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Leikeli47 - Acrylic Music Album Reviews

On her second album, the mysterious Brooklyn rapper begins to pull back the mask with vivid reporting about the trials and triumphs of her home and the resilience of black womanhood.

No one ever sees Leikeli47 unmasked. The omnipresent balaclava or bandana of the Brooklyn-bred rapper may bring to mind Pussy Riot, with whom she once collaborated, or MF DOOM, who she has cited as a forebear. The enigma helped make her 2017 major-label debut, Wash & Set, a thrilling curio that hinged on a sleek, shadowy mix of rap, house, neo-soul, R&B, and dancehall. “I don’t rock with you, homie/I don’t go out my circle,” she chanted menacingly on “O.M.C.,” a gothic highlight. Leikeli has shouted out Grace Jones in song, proclaimed “Kelis is god/So is Beyoncé,” and anointed herself “notorious in Brooklyn, just like Biggie.” Still, despite the references and boasts, Leikeli remains slyly unpinned and underground.

Leikeli’s second LP is called Acrylic, a substance that is at once feminine—in relation to long, polished nails—and resilient. “When you smell the acrylic, you know just where you are,” she recently said. “You know you’re in the hood.” Acrylic celebrates black life and black love with song-length homages to her native Bed-Stuy and the person she became there. Leikeli shouts out Brownsville with spitfire tenacity on the standout “Iron Mike” and nods to the Hoyt-Schermerhorn station on a lovers-rock-tinged ballad of subway romance. Her flow is always gripping, her details novelistic: An aunt sells candy from a windowpane, an extension cord snakes across a hallway, and the lights flicker in an E train tunnel.

Acrylic is also a matriarchy, populated by independent women raising children alone. The album’s opening sketch, “Walk-Ins Welcome,” delineates a clear line between the abrasive man in his ride and the woman he’s dropping at a salon busy with “appointments on my line/nail trappin’ Cinderellas.” The song conjures an army of Leikelis rapping in schoolyard solidarity “bout that bag,” snapping their glittery fingers together. Though the subsequent title track feels delightfully campy and of a piece with “Walk-Ins,” it’s also about racist cops pulling up to her block, mocking them if only in tone. “Acrylic” adds immediate realism to an album that, in turn, reflects on the crisis of toxic water (“We don’t need to be shot up to be filled with lead”) and the perseverance that being surrounded by gun violence and drugs necessitates. On the hushed and vulnerable “Droppin’,” Leikeli raps, “I got a story to tell... I’m the baby from the dumpster.”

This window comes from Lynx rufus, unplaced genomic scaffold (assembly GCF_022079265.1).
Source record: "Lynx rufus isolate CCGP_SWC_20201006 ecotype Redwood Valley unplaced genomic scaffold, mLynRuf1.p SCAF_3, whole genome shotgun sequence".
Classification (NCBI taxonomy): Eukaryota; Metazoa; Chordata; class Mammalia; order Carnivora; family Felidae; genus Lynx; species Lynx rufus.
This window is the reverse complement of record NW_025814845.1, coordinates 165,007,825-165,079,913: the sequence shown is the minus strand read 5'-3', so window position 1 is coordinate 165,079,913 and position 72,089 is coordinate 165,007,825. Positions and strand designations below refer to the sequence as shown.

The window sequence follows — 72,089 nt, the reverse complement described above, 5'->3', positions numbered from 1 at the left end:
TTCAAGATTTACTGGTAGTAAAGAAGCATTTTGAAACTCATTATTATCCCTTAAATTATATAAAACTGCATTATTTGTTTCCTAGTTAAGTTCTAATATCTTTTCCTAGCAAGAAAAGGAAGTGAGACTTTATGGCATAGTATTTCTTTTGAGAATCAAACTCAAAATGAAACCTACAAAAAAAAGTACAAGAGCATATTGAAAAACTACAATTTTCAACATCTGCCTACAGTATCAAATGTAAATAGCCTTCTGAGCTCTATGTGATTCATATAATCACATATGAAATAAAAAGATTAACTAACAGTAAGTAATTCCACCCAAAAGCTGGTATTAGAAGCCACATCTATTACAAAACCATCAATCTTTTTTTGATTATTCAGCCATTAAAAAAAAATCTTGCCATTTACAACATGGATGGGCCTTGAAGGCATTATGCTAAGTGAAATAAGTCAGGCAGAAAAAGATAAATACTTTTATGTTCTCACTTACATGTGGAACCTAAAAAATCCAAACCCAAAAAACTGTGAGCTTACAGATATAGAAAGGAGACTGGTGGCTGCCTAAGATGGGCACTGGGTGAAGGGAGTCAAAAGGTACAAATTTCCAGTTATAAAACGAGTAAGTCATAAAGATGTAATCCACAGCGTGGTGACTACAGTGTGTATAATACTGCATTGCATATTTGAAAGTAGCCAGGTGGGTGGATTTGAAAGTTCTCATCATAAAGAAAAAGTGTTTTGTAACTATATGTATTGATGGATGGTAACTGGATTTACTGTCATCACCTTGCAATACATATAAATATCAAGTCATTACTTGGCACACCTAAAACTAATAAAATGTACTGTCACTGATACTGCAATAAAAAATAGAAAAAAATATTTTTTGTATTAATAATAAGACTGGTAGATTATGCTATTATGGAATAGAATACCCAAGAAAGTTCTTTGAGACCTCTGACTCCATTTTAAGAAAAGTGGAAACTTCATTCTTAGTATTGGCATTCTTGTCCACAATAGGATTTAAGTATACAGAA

Still, Acrylic is wildly fun. “Girl Blunt,” which has rattled on Issa Rae’s HBO comedy “Insecure,” is a trap anthem for a generation of stoner girls “on the honor roll.” The minimally ecstatic “Full Set (A New Style)” reworks an iconic ballroom sample into a fierce loop, and the runway banger “Post That” reimagines the severe poses of voguing within self-loving selfie culture. “The way she make them angles hit/She like Bill Cunningham with dat shit,” Leikeli raps, velvet-smooth, referencing The New York Times’ late street-fashion great before name-checking photographers Richard Avedon, Andrew Dosunmu, Herb Ritts, and (with effusive joy) “Anniieee Leibovitzzzz!” Bar after bar, Leikeli is composed and cool, with subtle sugar and swag.

Across 19 tracks, Acrylic sometimes becomes exhaustively long, distracting from highlights like the grandiose, lushly produced “Roll Call.” At the center of Acrylic, it’s a meticulous ode to historically black colleges in America: “Drumline always there when we need ’em/Howard Homecoming, where we meet up,” Leikeli raps, shouting out HBCU attendees from Thurgood Marshall to Erykah Badu. Its marching-band bravado and awe-inspiring scope suggest Beyoncé’s festival-set-cum-high-art performance at Coachella in miniature.

The art for Leikeli’s “Roll Call” single included a Malcolm X quote—“The most disrespected person in America is the black woman. The most neglected person in America is the black woman.”—on a handmade sign, plastered to the front of a nail salon in East Flatbush that was protested after footage emerged of its staff assaulting black customers. Despite near-total anonymity, Leikeli47 is becoming a resounding voice of black womanhood. By Acrylic’s end, she raps with Nicki-like, upticking swagger: “Chewing gum, chewing gum, chew/Why would I say what I could just do?” Without providing easy answers, she leaves a trail of clues. Slowly, steadily, she pulls back the mask.

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